Dubai Islamic Bank may pay a profit rate of about 7 per cent on a perpetual Islamic bond it plans to sell, said two bankers familiar with the matter.
Dubai Islamic Bank perpetual sukuk may yield 7% annually
The profit rate per year is payable semi-annually in arrear until the first call date in 2019, said the bankers, asking not to be identified because the matter is private. The rate will be reset on the first call date and every six years thereafter to a new fixed rate, they said.
Banks in the six-nation Gulf Cooperation Council are seeking to build their Tier-1 capital ratios as they attract deposits and extend loans to support state investment programs and retail demand. DIB said on March 5 its shareholders approved raising as much as US$1 billion to boost its Tier-1 capital, which includes common stock, retained earnings, and perpetual preferred stock and debt.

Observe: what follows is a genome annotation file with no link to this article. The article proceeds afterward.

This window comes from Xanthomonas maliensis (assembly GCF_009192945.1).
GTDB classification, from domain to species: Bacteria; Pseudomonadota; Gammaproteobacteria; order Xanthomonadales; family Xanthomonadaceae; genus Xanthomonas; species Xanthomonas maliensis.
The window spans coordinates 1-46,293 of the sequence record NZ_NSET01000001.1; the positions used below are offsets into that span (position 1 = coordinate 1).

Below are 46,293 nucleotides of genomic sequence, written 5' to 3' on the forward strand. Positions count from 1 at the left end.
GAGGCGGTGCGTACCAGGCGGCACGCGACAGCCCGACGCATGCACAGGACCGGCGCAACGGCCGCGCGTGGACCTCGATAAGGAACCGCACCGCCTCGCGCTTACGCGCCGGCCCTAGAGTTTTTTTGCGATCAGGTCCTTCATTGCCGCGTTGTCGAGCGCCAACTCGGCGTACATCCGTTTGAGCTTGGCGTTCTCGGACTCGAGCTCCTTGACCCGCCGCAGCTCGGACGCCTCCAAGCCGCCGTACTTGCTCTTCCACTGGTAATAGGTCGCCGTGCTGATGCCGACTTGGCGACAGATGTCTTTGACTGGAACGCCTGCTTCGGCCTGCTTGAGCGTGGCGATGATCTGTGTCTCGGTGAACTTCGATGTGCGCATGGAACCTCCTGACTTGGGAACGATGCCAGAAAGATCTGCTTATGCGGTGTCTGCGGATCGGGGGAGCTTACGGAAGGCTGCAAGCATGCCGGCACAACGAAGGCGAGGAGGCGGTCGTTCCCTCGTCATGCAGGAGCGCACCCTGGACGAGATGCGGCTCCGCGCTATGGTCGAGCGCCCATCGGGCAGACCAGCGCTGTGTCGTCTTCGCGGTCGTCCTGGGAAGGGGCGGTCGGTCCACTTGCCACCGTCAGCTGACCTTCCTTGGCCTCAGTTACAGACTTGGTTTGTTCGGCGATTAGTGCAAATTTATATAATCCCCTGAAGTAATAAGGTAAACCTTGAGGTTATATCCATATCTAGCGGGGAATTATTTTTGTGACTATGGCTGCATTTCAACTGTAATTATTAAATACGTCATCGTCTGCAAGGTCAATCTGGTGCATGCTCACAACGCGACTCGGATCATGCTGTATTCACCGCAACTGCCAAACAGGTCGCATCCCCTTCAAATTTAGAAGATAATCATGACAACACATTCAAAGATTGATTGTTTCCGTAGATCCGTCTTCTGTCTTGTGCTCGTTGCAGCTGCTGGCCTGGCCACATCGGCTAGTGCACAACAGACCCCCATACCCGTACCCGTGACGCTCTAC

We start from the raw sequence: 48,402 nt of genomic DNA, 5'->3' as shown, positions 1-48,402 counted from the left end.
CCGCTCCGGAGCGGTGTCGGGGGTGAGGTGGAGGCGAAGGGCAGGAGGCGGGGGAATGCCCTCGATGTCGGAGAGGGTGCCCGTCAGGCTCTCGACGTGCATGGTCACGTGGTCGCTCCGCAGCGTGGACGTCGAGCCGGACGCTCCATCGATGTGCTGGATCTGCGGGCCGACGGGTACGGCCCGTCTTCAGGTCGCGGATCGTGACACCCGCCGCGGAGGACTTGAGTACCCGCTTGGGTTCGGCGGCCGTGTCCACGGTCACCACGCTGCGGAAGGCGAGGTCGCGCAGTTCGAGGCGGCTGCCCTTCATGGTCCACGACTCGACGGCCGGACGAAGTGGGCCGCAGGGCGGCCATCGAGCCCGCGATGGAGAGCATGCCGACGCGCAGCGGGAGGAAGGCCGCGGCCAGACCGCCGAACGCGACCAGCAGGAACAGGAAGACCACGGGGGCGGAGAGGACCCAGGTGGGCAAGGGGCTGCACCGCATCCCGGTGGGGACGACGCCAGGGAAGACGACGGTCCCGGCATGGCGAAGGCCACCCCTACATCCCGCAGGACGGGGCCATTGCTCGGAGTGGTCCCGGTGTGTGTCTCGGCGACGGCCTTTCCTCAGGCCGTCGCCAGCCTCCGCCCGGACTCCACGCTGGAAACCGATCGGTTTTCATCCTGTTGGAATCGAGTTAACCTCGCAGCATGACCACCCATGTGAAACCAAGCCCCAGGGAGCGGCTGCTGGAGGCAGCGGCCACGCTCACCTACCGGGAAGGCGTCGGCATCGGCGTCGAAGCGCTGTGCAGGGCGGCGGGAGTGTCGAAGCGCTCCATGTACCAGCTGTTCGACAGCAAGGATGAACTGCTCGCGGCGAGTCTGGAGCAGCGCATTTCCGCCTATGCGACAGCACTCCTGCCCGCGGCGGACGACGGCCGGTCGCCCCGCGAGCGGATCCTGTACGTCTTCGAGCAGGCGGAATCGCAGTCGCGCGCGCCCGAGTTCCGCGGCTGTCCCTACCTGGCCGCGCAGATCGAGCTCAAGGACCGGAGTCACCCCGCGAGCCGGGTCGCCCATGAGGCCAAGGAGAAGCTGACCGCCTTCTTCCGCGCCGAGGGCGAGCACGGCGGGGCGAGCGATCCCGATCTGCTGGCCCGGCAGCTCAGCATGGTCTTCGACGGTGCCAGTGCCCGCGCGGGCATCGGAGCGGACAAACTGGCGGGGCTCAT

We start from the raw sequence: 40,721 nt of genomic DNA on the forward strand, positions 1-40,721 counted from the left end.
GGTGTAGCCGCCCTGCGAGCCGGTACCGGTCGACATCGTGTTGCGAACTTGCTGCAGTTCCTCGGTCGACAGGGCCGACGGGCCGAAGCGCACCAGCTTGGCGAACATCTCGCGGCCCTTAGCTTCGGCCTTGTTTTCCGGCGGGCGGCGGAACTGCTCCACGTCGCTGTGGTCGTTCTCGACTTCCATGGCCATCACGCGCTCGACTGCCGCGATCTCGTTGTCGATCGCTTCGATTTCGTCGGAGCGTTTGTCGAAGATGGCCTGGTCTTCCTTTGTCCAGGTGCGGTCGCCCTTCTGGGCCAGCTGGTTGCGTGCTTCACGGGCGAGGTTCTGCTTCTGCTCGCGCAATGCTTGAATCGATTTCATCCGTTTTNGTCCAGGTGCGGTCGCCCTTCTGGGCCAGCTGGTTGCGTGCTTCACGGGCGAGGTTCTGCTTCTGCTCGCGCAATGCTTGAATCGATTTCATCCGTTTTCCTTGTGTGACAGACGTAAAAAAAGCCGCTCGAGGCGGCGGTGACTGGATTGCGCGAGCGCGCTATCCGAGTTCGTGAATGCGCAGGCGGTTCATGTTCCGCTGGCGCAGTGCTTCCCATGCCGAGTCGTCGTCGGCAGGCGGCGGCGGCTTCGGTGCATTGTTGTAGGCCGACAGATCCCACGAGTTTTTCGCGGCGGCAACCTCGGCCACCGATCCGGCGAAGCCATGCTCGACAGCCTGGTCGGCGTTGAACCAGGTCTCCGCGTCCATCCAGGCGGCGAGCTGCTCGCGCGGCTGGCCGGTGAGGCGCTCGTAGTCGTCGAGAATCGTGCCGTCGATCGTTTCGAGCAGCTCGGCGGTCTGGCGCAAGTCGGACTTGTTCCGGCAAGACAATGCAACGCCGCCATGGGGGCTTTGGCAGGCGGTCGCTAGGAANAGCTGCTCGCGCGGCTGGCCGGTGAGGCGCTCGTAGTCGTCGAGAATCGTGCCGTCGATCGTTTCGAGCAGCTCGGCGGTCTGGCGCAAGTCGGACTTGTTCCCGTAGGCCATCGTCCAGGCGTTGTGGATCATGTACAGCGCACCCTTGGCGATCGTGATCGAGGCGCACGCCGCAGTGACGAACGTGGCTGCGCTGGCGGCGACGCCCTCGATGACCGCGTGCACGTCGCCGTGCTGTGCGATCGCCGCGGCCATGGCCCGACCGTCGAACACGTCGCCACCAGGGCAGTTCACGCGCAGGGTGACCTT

Abu Dhabi Islamic Bank in November sold $1bn of the world's first hybrid perpetual Tier-1 sukuk, which can be treated as equity and thus used to supplement capital. DIB was placed on ratings watch at Moody's Investors Service in December because loan quality "remains very weak compared to peers" and it has not set aside enough money to cover losses. Tier-1 capital is used to cushion lenders against this.
The bank, which is taking over mortgage lender Tamweel, last issued sukuk in May, when it raised $500 million from the sale of five-year securities at a coupon of 4.752 per cent. The yield on those notes has since fallen to 3.45 per cent yesterday, according to data compiled by Bloomberg.
HSBC, Standard Chartered, Emirates NBD Capital, National Bank of Abu Dhabi and Dubai Islamic Bank itself are joint lead managers of the perpetual sukuk sale. Islamic bonds comply with the religion's ban on interest and instead pay profit rates.
* Bloomberg News